Combine RRSP contributions in 2009 with paying-down the mortgage, I too look forward to some net worth gains.

    That said, I would like to learn more about the Smith Manoeuvre.
    How it works, what the benefits are vs. other debt-load strategies.

    Happy New Year!

  6. Dividend Growth Investor on December 31, 2008 at 6:18 pm

    If you really like the strong canadian companies then you should definitely start deploying your available cash to solid dividend payers on a monthly schedule (dollar cost averaging). With interest rates dropping, investing in the stock market for yield is gaining an appeal.

  7. Joe on December 31, 2008 at 7:49 pm

    Do you include the salaries you owned in the year to calculate your 2008 net worth gain of 11%



  8. 17th Avenue Money Talks on December 31, 2008 at 9:03 pm

    A drop of -31.69% for your Non-Registered Investment Account in December?

    Ouch! Some lesson must have been learned, I guess.

    But, overall, it’s been a solid year for you.

  9. FrugalTrader on December 31, 2008 at 10:38 pm

    Thanks for the feedback guys. To answer the questions:

    Joe, net worth is Assets – liabilities. My salary is used to pay expenses with the remaining used for savings (assets). Therefore, salary is implicitly included in the net worth statement.

    17th Ave, in the post, I explained the drop in non-reg portfolio is due to selling stock for a capital loss and transferring the cash into my savings account.

  10. paul s on January 1, 2009 at 10:52 am


    Great job!

    Personally I wouldn’t keep any savings or cash around. It should be deployed reducing debt and related monthly debt service, otherwise there is a significant opportunity cost. If you have an unexpected need for cash, use your HELOC.

    Just MO

  11. Joe on January 1, 2009 at 4:20 pm

    Thanks for reply.

    I was wondering what the return for your investment in 2008 is, excluding your family salary income

    Have a prosperous new year


  12. Kathryn on January 1, 2009 at 6:29 pm

    We also track our Net Worth on the first of every month and keep track of it on google spreadsheets.

    I’m feeling torn as to whether we should include the kids RESPs as a part of our Net Worth as the money is being held for them, rather than for us.

    What do others of you do?

  13. Colin on January 1, 2009 at 9:09 pm


    I include my kids RESP values in my net worth calculation. It is really a savings for a future expense that you are putting money towards now. I believe the only reason “it is in the childs name” is to properly account for the government grant. I believe it should be part of your net worth statement.

    The only question im my mind is if you include the annual grants in your net worth. The grants are taken back if your child does not pursue post-secondary education. So one might argue that you should not include this portion in your net wrth because it is not really yours (until your child attends post-secondary school). To be conservative I do not inculde the grants. All I include are the contrubitions my wife and I have made.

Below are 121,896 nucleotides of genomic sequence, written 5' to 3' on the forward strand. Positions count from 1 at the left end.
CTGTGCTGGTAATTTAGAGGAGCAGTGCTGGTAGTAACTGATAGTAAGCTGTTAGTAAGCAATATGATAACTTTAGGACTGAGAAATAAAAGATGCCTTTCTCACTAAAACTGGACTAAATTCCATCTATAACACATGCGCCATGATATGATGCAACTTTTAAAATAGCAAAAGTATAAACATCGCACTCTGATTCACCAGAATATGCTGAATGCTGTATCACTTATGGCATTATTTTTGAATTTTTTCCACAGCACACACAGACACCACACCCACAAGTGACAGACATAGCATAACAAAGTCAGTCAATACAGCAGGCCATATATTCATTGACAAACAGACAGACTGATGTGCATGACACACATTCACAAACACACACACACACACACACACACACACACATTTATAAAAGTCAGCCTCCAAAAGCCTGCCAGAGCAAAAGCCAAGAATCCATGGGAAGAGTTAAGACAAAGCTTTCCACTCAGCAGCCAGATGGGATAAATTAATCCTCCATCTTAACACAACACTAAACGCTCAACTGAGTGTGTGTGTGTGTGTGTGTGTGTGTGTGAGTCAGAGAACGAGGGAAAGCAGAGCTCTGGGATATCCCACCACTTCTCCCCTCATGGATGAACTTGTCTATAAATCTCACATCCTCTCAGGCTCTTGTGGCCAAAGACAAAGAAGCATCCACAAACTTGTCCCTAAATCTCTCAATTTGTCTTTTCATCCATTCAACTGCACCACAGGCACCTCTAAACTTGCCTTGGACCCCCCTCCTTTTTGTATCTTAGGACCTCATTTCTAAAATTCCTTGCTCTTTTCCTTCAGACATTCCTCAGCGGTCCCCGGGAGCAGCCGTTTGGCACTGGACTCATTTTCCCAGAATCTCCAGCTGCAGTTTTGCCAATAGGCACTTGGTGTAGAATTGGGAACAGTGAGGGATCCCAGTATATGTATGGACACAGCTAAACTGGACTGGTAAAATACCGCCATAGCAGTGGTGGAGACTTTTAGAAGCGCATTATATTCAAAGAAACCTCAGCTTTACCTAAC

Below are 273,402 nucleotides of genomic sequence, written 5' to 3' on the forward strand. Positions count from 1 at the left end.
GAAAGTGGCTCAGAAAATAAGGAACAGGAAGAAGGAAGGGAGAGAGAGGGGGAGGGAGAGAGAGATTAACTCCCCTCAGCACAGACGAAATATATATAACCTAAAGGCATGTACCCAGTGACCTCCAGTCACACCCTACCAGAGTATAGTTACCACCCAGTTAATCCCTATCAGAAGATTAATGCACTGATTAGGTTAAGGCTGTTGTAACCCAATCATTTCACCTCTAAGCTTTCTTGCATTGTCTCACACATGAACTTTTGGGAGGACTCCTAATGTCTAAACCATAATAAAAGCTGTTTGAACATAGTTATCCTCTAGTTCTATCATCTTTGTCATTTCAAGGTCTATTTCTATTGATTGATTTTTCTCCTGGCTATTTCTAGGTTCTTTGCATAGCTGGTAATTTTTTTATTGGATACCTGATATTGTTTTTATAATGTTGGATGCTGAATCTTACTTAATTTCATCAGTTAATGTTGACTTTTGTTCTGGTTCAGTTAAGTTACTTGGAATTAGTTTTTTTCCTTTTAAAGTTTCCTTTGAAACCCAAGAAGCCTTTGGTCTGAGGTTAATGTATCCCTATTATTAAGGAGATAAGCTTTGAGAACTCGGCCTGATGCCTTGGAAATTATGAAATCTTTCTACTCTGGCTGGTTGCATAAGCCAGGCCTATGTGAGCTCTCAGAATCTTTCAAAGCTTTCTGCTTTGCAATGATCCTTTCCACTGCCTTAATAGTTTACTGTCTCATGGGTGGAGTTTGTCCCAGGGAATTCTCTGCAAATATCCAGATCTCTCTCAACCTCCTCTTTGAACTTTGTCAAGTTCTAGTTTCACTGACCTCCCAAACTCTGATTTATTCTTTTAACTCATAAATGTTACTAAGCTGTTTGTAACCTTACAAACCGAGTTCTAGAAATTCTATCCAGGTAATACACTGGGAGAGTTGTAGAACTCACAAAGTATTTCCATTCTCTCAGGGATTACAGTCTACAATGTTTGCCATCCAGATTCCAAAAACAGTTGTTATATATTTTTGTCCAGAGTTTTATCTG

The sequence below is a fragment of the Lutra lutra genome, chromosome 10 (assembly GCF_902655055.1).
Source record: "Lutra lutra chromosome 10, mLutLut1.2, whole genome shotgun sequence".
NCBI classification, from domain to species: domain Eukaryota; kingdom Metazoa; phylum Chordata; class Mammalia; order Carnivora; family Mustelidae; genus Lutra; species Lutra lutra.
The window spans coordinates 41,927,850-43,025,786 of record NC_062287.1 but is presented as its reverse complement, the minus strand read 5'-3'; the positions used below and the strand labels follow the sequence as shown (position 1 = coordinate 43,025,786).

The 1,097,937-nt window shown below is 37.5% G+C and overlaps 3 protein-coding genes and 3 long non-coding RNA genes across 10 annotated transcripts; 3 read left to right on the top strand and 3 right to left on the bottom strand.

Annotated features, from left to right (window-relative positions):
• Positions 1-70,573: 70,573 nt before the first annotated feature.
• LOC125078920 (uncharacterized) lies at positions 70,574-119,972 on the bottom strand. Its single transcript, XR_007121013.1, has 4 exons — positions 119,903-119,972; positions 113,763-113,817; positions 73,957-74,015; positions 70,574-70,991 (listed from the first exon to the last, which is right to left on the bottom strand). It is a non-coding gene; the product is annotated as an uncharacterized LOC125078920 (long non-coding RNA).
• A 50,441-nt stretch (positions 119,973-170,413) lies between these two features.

14. Spudman on January 2, 2009 at 3:38 pm

    You mentioned using cash for the mortgage in 2009, why are you not using the HELOC or this cash to be buying more of your non reg (Smith Man) account assets since many are beaten down below your cost. I know the markets are still very unpredicable, but in 10 years time from now won’t this be a great dollar cost averaging time that some may not see again in the future?
    and the dividends at the current prices of many banks are awesome.
    Cheers, love your posts


  15. FrugalTrader on January 2, 2009 at 3:49 pm

    Kathryn, we do not include the RESP in our net worth. Technically, we could include it, but we feel that it’s money allocated to our child.

    Spudman, the cash will be used to pay down the mortgage further which can then be reborrowed from our HELOC and finally reinvested in my SM portfolio. Check out this post for a better explanation:

  16. Mark on January 3, 2009 at 6:53 pm

    To Paul S. and others,

    I notice a great deal of comments in various posts refer to a home equity line of credit.

    How often do you guys “dip” into this to fund your investments?
    How much do you invest/year? Thousands? Tens of thousands?

    Is it not more advantageous to contribute moderately to investments but instead, pay-off all mortgage or other debts first?

    Since I’m in my mid-30s, I guess I’m looking to understand why reducing all mortage debt and contributions to RRSPs are not the first priority for some of you.

    I am very interested to hear your/all perspectives.

    Thanks and good luck with your investments in 2009!

  17. james on March 1, 2009 at 9:02 am

    I believe you should use current market values (or approximation of them) of your principal residence and investment property. Considering the values of residential properties in North America is currently declining, using purchase price of your property holdings would tend to inflate your net worth, especially since property is a significant part of your assets.


    • FrugalTrader on March 1, 2009 at 9:45 am

      james, while you are correct in that real estate values in North America are declining, our local economy is doing the opposite. Even if we had a fairly significant correction from current markets prices, my purchase price would still be conservative.

Leave a Comment

This site uses Akismet to reduce spam. Learn how your comment data is processed.